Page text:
Part love song, part ode, the curatorial statement refers to the ways ‘Harare transacts with mobile money and prophesizes in tongues. Harare and its love of abstraction. Harare is bio-plus energy and metamorphosis of bodies, materials, language, energy and time.’ The curatorial statement positions Harare as a ‘catalyst and an incubator’. These are productive ways to frame the city and Zimbabwean creative identity.
In taking its title from Dambudzo Marechera’s lines ‘I sing No More Roses But Walk Through Harare Mazes’ the curatorial team set the tone for the fair’s deep commitment to growing the creative industries, not only in Zimbabwe but also across the continent. The potency of the statement locates the creative spirit and thought behind the fair firmly in the lived experience and complexity of the city of Harare and diaspora identities. These experiences are also captured in the interviews with participating artists that were posted on the artHARARE website and Facebook page. These are not the stories one might find on international news feeds about Zimbabwe or the Zimbabwean diaspora.
The relationship between lived experience and art making recalls Kenyan writer Binyavanga Wainaina’s autobiography where he writes, ‘In a way writing keeps me close to people. I feel comfortable taking huge leaps of perception and knowing I can come back to what I have written and build it into a defendable shape.’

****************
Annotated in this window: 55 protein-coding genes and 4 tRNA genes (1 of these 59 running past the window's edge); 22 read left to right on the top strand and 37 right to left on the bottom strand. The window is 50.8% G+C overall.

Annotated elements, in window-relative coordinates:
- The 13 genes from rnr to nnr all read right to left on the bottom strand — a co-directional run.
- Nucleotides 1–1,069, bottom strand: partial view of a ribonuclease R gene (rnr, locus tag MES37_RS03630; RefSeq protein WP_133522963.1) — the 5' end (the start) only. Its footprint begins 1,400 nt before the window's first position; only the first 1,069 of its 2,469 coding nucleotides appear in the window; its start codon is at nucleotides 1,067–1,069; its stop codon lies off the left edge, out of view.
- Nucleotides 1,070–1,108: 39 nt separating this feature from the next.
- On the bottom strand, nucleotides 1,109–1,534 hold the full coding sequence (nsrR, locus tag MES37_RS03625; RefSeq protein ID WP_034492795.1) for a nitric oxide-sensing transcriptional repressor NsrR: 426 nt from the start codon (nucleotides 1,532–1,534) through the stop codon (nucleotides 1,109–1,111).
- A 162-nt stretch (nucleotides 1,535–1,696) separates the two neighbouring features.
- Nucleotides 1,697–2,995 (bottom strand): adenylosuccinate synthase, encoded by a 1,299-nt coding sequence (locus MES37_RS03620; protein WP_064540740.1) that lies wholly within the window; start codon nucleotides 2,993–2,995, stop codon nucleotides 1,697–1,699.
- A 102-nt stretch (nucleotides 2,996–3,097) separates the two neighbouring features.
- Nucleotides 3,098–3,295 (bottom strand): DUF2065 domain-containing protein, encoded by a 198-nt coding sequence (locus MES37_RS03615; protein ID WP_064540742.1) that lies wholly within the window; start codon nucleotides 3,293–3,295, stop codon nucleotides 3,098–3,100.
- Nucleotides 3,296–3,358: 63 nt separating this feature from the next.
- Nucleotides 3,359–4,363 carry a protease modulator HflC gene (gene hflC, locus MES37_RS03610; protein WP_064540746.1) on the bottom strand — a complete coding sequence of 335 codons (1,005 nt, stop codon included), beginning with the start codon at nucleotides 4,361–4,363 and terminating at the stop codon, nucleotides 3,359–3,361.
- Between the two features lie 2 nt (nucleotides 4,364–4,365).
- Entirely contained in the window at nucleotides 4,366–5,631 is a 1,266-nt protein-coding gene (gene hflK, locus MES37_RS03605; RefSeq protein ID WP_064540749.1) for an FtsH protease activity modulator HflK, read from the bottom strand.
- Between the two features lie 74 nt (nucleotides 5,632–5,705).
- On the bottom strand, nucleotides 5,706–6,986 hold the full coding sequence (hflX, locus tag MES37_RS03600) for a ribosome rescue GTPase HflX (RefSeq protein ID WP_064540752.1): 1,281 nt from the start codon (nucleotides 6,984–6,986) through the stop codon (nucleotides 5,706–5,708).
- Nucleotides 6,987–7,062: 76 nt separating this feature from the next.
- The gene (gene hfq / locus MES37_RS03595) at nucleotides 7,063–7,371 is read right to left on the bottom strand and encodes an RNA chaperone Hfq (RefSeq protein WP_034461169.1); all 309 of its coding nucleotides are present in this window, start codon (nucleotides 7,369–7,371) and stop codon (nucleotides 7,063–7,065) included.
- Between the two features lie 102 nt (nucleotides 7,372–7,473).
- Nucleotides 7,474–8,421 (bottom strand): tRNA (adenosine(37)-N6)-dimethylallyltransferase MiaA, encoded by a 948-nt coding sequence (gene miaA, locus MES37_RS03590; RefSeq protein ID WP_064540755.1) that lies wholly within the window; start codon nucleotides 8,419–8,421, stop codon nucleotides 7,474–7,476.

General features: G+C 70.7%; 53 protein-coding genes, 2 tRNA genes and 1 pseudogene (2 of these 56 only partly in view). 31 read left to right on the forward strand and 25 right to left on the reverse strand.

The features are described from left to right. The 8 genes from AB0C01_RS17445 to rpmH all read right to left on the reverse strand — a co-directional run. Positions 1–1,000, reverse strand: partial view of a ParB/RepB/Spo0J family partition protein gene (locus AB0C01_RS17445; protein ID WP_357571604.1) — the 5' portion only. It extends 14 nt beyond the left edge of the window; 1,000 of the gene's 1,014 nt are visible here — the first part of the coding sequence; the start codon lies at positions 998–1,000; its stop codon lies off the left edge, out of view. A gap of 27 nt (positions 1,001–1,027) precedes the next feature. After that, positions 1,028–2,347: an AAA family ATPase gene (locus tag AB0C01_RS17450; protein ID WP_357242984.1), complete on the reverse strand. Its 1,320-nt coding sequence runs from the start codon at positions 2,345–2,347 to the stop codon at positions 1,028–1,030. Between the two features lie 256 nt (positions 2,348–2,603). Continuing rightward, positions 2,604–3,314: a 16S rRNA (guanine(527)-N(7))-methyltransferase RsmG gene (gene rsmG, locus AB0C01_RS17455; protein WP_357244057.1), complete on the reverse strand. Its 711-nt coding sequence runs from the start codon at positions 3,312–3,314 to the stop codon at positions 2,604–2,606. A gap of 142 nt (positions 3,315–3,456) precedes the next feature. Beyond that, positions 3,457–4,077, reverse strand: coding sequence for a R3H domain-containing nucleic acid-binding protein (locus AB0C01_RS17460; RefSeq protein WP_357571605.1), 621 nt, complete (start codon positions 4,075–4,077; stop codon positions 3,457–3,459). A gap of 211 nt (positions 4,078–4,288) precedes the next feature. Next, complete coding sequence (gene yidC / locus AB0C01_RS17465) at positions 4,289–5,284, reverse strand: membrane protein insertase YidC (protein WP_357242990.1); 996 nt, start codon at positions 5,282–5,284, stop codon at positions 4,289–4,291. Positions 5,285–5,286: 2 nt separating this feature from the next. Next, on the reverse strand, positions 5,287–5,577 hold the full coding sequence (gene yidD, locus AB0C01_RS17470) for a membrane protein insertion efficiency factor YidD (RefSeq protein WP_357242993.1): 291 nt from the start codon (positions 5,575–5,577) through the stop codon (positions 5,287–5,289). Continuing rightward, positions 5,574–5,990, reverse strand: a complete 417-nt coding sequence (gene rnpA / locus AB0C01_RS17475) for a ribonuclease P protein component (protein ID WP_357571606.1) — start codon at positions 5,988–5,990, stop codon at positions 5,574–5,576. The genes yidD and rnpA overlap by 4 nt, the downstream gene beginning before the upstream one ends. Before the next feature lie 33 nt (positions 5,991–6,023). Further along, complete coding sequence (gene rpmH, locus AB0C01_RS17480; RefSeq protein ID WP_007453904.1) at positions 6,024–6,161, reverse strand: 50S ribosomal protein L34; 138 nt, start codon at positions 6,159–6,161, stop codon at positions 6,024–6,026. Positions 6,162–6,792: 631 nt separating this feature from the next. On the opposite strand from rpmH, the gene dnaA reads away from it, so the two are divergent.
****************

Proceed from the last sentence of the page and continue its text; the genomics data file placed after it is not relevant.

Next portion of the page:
I am interested in the closeness to people and the density of human experience captured in artHARARE. Most of the artworks on show are figurative or reference the human form. The rooms are filled with portraits, snippets of city life, glimpses into private homes and snapshots of Zimbabwean life. There is a strong emphasis on the photographic. Even those works that are not photographs exhibit a photographic way of seeing the world. This suggests the way society is mediated by mobile phone and media, but also potentially references the nostalgia of old family photographs that have travelled great distance.
Franklyn Dzingai. Photoshoot with Uncle. 2021.
Franklyn Dzingai. Afternoon Photoshoot. 2021
Franklyn Dzingai’s rich mixed media works Afternoon Photoshoot and Photoshoot with Uncle make overt reference to the photographic medium and also the ritual of documenting family gatherings and relationships. Dzingai’s collage of magazine images, flat blocks of colour, textile prints and painted detail provide timeless scenes of everyday life.
Wilfred Timire’s works similarly references his lived experience. Timire’s tapestry works are created from found packaging and include the very stuff of Harare streets.
In Lover’s Call the red, blue and white tartan of plastic-weave “China bags” is immediately recognizable and speaks to cross-border trade, migrant labour and diaspora. A number of artists, including Nobukho Nqaba and Dan Halter, have explored the symbolism of this bag. Timire has crafted the zipper section of the bag into a jacket worn by the young man as he talks on his mobile phone to his lover.
Wilfred Timire. Lover’s Call. 2021
In another work by Timire, Untitled, a young woman appears to be styling her hair in a shard of mirror. Behind her the elephant logo of PPC cement bags appears in the background. The reclamation of found materials speaks to ingenuity; not only of the artist but also the urban poor living on the periphery of African cities like Harare where homes are often insulated and decorated with found printed materials.